Why is leadership important?
By Louise “Toni” Moore
Through my experience as a Catholic school teacher and principal, I have learned that, in order to inspire our teachers and students, we must begin by being positive, effective leaders ourselves.
Leadership in Catholic schools involves the integration of three primary leadership dimensions: spiritual, educational, and managerial. The integration of these dimensions creates the unique lens through which we can view professional development and preparation for Catholic school leaders.
This dimension of Catholic school leadership speaks to the heart of the principal’s ministry. The school community looks to its leader for both guidance and modeling of the Catholic faith in action. We can learn important lessons regarding spiritual formation from vowed religious communities. Yet the question remains: How can we help laypersons assume the role of spiritual leadership when they often lack formal and intentional spiritual formation experiences?
What is it that leaders must know to be able to provide the best educational experience for their students? The growing field of educational research provides many examples of educational best practices. Using technology effectively is key in meeting the educational needs of twenty-first-century learners. Critical thinking, collaboration, strong ethics, and solving real-world problems are but a few of the skills and attitudes that will be required of today’s students as they mature. It is our responsibility to prepare students for the highly diverse and rapidly changing world that they will inherit.
What do educators need to know about professional management practices, and why do they need to know it? Understanding more about effective management practices and having a deeper knowledge of the inner workings of the school as an organization lead to more skillful management of schools. Strategic planning, culture, performance management, organizational leadership, people development, and business structures are all elements that tie directly to better management. In turn, more effective management will lead to greater efficiency, a more mission-driven culture, and stronger outcomes for schools.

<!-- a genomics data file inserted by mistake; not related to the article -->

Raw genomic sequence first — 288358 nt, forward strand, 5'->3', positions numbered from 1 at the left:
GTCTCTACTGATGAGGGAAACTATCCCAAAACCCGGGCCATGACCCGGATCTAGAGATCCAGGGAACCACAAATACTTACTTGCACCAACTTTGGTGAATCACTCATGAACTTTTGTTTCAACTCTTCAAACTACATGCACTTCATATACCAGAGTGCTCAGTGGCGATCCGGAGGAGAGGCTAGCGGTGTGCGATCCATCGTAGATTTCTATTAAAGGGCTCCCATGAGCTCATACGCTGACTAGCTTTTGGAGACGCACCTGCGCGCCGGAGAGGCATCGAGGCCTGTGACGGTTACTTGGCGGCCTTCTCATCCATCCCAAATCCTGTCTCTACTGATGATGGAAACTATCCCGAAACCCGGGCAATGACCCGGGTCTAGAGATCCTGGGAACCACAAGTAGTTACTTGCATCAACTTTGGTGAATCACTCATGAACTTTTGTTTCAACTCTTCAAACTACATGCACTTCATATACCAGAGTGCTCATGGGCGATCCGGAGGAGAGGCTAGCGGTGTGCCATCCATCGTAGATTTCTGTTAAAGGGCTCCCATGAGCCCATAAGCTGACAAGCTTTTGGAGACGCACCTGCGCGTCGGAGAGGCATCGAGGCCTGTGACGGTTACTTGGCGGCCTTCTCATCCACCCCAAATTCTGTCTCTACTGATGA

Understanding leadership — what can you do?
Start with yourself! Understanding leadership as both an inside-out and outside-in process leads to new approaches to leadership development. This holistic approach can be identified as “inside-out leadership,” which delves further into the individual and spiritual growth of leaders rather than merely training educators in academic subjects and management skills.
Professional training is still an important aspect of educational leadership, but it has a much greater impact when combined with spiritual development. Through inside-out leadership, we light the spark within our future leaders, who are our beacons of hope for Catholic schools.
In future issues, we will explore the three dimensions of Catholic school leadership — spiritual, educational, and organizational — in more depth. I look forward to our journey together. Have a great school year!
Louise “Toni” Moore, PhD, is an educational consultant at the University of Dayton.
This article was originally published in Today’s Catholic Teacher magazine, Fall 2017. All content copyright © Today’s Catholic Teacher/Bayard.com. All rights reserved. May be reproduced for classroom/parish use with full attribution as long as the content is unaltered from its original form. To request permission to reprint online, email firstname.lastname@example.org.
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